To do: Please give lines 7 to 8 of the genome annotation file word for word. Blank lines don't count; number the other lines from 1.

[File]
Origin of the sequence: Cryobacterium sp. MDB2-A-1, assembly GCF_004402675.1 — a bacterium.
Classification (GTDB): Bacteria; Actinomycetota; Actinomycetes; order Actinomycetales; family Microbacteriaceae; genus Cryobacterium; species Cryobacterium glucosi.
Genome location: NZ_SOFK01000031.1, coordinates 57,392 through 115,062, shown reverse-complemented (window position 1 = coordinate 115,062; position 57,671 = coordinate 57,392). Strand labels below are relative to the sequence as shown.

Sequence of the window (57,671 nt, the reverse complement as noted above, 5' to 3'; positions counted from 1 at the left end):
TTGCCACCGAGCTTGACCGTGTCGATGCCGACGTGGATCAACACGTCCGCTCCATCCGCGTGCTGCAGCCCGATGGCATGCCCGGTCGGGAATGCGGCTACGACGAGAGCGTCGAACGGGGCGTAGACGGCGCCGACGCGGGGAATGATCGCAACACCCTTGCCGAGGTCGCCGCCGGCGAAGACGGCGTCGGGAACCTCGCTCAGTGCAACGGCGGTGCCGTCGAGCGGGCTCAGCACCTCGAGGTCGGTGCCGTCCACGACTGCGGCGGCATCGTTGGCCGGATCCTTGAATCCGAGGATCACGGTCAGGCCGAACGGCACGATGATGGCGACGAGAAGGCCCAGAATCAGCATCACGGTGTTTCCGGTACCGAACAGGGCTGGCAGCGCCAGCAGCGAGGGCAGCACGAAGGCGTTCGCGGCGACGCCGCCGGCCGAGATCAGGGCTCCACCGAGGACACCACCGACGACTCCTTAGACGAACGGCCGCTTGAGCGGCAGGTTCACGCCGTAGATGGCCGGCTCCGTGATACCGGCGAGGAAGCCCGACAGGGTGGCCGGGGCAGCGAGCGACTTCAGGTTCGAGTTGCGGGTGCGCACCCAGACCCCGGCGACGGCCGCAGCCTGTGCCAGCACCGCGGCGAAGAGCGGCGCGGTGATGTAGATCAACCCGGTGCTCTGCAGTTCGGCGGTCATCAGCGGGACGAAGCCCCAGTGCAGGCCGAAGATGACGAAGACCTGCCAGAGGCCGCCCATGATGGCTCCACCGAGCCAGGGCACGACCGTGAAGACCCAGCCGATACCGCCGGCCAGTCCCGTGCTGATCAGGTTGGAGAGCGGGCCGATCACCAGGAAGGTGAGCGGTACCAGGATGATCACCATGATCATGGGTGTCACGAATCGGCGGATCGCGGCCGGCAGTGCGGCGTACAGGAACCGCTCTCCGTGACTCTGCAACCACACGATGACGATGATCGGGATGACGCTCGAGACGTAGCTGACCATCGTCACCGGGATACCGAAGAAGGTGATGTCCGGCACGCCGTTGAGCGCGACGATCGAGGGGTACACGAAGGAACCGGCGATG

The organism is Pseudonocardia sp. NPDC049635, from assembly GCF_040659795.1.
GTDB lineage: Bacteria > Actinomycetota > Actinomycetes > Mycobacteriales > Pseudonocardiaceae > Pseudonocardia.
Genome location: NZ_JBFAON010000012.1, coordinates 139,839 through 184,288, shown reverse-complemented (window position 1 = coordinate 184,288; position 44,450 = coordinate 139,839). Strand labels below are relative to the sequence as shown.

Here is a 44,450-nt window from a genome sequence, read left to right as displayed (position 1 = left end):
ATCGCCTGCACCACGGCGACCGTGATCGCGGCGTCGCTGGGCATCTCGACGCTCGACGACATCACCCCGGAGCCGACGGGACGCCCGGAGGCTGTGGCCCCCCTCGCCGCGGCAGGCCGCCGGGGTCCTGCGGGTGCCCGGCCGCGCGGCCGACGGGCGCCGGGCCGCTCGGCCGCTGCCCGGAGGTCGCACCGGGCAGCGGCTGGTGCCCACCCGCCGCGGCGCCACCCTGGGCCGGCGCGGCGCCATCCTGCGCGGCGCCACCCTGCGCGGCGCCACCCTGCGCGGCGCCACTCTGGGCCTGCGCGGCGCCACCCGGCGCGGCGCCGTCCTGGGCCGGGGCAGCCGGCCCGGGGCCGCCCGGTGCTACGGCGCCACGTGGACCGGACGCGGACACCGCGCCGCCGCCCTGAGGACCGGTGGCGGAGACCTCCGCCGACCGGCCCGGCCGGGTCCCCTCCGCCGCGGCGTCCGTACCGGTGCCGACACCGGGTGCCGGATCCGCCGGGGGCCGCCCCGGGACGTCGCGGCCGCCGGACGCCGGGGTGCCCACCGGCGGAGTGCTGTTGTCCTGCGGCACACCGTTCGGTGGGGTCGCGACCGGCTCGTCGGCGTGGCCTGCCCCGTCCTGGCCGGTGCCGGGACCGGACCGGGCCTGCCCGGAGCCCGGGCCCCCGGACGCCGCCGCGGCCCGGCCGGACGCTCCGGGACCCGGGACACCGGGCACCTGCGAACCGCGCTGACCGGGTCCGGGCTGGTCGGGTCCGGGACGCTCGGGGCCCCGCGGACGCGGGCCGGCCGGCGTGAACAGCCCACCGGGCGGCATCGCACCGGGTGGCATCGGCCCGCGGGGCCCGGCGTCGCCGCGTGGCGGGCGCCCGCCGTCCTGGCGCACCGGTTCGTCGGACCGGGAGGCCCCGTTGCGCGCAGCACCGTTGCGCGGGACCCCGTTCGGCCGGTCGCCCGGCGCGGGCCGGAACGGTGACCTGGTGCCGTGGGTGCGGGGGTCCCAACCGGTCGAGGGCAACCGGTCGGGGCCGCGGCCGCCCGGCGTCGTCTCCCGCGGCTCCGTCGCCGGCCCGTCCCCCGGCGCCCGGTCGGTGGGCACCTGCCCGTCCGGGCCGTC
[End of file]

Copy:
GTDB lineage: Bacteria > Actinomycetota > Actinomycetes > Mycobacteriales > Pseudonocardiaceae > Pseudonocardia.
Genome location: NZ_JBFAON010000012.1, coordinates 139,839 through 184,288, shown reverse-complemented (window position 1 = coordinate 184,288; position 44,450 = coordinate 139,839). Strand labels below are relative to the sequence as shown.